2009 Alfa Romeo 159Enlarge Photo
Fans of Italian styling are anxiously awaiting Fiat and Alfa Romeo's return to the U.S. now that the alliance deal between the Italian auto giant and Chrysler has been signed. Late this year we will see the first of the Italian runabouts, the minuscule Fiat 500, and after that there are the Alfa Romeo MiTo and upcoming Milano hatchbacks, though neither of these vehicles have been confirmed for U.S. sale.
The reason being is that Americans still haven't fully embraced the concept of the hatchback as a useful and practical vehicle for families, and nowhere is this truer than in the luxury segment. BMW and Mercedes-Benz both make premium small cars, but neither sells the hatch versions in the U.S. And so it appears Alfa Romeo may follow a similar line of business logic, with the latest reports indicating the Giulia sedan--a replacement to the European 159 (pictured)--may be the first high-volume Alfa Romeo to return to U.S. shores.
The new Alfa Romeo Giulia sedan is reportedly set to be revealed next year for the European market, while Americans will have to wait an additional year. According to Fiat-Chrysler CEO, Sergio Marchionne, the Alfa Romeo brand isn’t likely to arrive in the U.S. until 2012, when local production of the Giulia--and a Chrysler model based on the same platform--starts up.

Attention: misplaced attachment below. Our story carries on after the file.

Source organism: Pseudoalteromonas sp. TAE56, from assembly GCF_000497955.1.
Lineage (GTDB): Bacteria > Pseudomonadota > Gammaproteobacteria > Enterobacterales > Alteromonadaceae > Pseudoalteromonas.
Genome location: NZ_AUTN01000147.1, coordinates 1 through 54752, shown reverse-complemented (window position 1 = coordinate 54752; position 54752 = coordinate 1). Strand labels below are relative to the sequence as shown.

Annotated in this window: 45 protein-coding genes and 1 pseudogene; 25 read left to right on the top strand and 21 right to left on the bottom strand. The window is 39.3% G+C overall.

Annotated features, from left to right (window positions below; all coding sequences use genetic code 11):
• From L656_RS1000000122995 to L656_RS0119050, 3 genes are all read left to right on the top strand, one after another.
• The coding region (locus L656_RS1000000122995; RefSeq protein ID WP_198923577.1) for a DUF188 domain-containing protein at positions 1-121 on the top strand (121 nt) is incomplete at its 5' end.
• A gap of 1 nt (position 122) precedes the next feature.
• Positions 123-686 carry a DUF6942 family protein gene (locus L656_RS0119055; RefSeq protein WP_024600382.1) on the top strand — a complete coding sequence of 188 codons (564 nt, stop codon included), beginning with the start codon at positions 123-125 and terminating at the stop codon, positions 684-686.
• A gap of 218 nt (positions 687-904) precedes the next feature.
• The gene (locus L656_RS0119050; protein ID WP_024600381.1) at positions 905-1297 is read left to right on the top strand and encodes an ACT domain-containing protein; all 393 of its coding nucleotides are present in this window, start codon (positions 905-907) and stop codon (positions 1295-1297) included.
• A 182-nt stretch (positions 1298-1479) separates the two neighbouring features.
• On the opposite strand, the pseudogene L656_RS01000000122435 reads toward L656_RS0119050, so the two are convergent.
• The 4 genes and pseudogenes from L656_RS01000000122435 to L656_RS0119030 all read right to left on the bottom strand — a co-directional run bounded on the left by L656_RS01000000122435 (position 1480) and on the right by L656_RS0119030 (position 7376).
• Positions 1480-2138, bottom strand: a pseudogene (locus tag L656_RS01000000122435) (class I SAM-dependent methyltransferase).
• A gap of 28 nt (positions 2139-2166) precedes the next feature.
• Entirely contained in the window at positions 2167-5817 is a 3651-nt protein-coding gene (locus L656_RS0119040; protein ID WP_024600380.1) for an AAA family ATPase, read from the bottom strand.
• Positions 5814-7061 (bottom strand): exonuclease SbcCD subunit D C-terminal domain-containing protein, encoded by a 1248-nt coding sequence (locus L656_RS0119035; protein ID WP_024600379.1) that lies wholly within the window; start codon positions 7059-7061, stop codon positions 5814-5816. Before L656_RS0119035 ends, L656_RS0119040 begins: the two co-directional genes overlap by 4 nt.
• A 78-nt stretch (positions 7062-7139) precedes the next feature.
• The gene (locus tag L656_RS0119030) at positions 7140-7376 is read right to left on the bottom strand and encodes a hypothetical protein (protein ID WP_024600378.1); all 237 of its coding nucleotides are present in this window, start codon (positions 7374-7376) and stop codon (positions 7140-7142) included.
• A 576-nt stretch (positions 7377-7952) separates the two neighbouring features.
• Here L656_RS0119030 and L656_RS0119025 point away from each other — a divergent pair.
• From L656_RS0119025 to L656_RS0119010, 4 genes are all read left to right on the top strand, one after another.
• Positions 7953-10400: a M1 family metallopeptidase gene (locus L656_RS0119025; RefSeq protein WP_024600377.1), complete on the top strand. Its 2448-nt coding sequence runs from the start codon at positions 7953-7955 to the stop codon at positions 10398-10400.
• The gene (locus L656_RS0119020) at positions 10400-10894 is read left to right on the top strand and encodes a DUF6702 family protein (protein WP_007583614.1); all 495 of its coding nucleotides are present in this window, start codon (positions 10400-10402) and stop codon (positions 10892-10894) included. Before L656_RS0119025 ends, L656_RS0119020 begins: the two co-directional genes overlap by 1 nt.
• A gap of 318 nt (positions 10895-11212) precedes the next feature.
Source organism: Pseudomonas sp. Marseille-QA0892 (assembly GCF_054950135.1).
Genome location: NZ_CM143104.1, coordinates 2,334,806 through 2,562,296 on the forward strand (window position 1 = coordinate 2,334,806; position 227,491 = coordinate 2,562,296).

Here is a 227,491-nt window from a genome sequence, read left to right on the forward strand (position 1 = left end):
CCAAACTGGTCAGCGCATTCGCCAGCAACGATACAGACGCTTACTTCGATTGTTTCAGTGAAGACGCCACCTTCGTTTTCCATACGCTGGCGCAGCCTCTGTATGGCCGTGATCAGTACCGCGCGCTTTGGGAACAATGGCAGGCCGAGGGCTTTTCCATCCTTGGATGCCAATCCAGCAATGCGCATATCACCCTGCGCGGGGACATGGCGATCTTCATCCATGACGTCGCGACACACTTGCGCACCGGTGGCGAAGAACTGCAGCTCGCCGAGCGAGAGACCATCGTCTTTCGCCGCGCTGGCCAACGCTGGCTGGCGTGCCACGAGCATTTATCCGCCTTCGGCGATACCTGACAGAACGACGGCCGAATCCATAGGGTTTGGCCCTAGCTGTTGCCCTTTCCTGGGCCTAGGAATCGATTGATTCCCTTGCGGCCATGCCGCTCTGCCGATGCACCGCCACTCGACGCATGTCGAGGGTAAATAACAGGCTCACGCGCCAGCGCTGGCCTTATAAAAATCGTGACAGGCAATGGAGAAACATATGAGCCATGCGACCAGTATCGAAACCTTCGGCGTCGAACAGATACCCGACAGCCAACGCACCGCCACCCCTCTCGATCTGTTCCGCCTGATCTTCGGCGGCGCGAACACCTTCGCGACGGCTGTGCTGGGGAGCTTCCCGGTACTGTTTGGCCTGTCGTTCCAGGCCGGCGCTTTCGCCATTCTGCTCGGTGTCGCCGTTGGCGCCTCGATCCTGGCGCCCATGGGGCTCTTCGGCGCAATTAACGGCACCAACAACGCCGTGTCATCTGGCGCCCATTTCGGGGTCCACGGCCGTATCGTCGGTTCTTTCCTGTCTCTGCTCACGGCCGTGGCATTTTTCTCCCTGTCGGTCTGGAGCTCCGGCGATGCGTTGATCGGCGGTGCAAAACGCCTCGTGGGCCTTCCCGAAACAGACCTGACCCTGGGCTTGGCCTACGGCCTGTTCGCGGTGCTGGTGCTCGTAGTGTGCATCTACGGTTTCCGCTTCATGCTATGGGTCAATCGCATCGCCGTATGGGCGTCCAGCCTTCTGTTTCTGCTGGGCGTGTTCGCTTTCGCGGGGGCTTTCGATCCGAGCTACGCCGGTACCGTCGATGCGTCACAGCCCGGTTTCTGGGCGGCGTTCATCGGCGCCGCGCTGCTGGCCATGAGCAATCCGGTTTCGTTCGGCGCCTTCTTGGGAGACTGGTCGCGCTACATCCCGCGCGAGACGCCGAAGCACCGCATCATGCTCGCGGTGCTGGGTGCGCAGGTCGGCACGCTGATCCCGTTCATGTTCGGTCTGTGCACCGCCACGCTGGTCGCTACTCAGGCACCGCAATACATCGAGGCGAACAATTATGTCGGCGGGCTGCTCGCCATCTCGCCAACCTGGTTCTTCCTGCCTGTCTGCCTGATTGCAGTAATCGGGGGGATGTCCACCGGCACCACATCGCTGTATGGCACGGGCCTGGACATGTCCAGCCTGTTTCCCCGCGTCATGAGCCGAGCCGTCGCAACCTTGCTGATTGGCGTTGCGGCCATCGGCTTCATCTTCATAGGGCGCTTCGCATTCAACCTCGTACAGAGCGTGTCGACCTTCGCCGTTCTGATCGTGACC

Based on Fiat Group’s new “Compact-Wide” platform, the front-wheel drive Giulia will feature a McPherson front axle with a twin-link rear suspension. A high-performance all-wheel drive variant may also be offered, as well as a sporty wagon.
The question, however, remains: how do Chrysler and Alfa Romeo build cars on a common platform while maintaining sufficiently independent brand identities while also being competitive in their segments and profitable at the same time?